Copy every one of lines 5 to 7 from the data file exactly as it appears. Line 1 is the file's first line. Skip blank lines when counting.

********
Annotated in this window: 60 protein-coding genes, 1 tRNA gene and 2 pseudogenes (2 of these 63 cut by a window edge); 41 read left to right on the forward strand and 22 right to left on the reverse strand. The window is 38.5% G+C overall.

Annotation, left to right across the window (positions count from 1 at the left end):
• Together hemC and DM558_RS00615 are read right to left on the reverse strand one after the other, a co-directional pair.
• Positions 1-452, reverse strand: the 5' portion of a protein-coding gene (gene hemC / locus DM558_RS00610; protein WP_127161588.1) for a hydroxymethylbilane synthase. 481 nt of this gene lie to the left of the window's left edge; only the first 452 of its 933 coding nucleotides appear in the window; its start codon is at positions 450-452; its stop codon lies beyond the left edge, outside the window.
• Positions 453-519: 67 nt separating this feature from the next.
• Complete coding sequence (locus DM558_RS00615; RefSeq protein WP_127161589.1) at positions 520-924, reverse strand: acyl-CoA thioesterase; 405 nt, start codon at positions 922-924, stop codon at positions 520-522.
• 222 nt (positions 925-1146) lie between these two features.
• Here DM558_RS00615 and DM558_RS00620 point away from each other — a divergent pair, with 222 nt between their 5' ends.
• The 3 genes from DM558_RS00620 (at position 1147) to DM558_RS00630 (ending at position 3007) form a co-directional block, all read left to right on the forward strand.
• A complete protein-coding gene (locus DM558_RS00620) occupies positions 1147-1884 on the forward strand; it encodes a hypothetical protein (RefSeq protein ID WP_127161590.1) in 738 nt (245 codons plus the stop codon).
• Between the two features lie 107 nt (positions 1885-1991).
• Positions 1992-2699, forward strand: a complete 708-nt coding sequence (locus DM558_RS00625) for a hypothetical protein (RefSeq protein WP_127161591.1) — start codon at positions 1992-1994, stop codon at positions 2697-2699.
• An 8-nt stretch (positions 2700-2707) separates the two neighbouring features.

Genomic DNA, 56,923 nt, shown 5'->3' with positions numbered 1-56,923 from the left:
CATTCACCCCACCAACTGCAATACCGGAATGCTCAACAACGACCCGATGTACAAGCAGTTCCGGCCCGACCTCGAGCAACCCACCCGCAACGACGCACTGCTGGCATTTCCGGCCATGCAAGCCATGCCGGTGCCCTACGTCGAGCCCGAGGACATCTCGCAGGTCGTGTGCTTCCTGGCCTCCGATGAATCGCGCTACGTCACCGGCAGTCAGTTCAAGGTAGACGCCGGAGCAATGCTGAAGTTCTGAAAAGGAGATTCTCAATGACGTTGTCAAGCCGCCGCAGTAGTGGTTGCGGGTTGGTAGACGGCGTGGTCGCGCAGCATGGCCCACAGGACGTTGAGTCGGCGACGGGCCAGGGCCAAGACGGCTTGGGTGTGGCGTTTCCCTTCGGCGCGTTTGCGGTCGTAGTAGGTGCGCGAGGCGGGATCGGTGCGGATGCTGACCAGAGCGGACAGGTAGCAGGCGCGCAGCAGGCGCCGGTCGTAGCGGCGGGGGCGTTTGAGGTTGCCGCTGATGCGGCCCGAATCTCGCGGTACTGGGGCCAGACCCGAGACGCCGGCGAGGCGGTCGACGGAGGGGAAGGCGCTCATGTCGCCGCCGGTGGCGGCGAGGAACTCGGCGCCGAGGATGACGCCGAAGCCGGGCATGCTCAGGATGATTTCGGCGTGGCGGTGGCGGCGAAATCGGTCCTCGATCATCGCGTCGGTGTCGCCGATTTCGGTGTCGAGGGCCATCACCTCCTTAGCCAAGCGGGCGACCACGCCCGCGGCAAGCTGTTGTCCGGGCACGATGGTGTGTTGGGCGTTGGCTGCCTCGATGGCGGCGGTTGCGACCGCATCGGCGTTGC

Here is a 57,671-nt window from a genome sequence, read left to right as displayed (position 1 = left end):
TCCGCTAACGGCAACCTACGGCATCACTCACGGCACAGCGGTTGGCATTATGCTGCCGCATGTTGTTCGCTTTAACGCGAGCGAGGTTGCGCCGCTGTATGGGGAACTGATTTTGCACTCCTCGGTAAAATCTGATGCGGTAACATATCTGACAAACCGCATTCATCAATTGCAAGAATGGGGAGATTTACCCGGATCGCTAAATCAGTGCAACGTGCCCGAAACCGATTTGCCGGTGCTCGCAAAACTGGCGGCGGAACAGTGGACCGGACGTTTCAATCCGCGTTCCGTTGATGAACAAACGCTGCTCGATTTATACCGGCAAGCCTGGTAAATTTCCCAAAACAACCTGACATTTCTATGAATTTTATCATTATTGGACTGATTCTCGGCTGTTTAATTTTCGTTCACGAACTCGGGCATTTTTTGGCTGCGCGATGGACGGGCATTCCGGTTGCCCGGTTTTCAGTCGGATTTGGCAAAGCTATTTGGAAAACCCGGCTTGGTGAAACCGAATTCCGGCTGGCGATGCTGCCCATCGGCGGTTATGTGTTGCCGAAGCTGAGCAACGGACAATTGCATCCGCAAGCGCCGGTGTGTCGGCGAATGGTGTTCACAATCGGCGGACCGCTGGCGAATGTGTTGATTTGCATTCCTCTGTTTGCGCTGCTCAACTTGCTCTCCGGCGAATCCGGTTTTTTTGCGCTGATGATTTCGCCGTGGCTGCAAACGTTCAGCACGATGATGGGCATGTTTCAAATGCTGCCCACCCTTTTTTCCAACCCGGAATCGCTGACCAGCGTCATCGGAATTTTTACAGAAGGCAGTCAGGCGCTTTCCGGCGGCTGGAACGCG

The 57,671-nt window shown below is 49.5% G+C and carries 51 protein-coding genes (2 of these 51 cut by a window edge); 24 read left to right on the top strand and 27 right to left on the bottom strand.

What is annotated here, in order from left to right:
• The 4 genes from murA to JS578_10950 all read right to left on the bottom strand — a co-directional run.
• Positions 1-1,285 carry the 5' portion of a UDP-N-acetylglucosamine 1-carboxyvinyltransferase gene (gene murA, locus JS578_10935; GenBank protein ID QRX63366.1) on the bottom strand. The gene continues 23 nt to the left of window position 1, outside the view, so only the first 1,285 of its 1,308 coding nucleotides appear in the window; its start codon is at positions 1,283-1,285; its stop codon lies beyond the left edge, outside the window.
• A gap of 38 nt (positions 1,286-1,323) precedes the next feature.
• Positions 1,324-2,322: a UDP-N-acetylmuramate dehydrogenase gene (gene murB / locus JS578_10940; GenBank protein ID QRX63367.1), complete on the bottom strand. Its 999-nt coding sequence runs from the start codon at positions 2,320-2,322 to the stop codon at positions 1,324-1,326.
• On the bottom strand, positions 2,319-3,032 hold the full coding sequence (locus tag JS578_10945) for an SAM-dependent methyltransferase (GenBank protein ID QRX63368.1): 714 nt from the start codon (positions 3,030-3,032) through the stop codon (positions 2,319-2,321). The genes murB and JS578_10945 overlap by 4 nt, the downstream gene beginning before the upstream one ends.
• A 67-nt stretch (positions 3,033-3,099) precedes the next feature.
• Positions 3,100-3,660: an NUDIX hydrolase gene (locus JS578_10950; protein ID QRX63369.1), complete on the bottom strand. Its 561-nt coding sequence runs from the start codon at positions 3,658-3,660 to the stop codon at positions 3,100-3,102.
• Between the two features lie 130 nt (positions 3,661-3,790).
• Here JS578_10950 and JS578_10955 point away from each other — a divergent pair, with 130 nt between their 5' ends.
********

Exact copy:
• Positions 453-519: 67 nt separating this feature from the next.
• Complete coding sequence (locus DM558_RS00615; RefSeq protein WP_127161589.1) at positions 520-924, reverse strand: acyl-CoA thioesterase; 405 nt, start codon at positions 922-924, stop codon at positions 520-522.
• 222 nt (positions 925-1146) lie between these two features.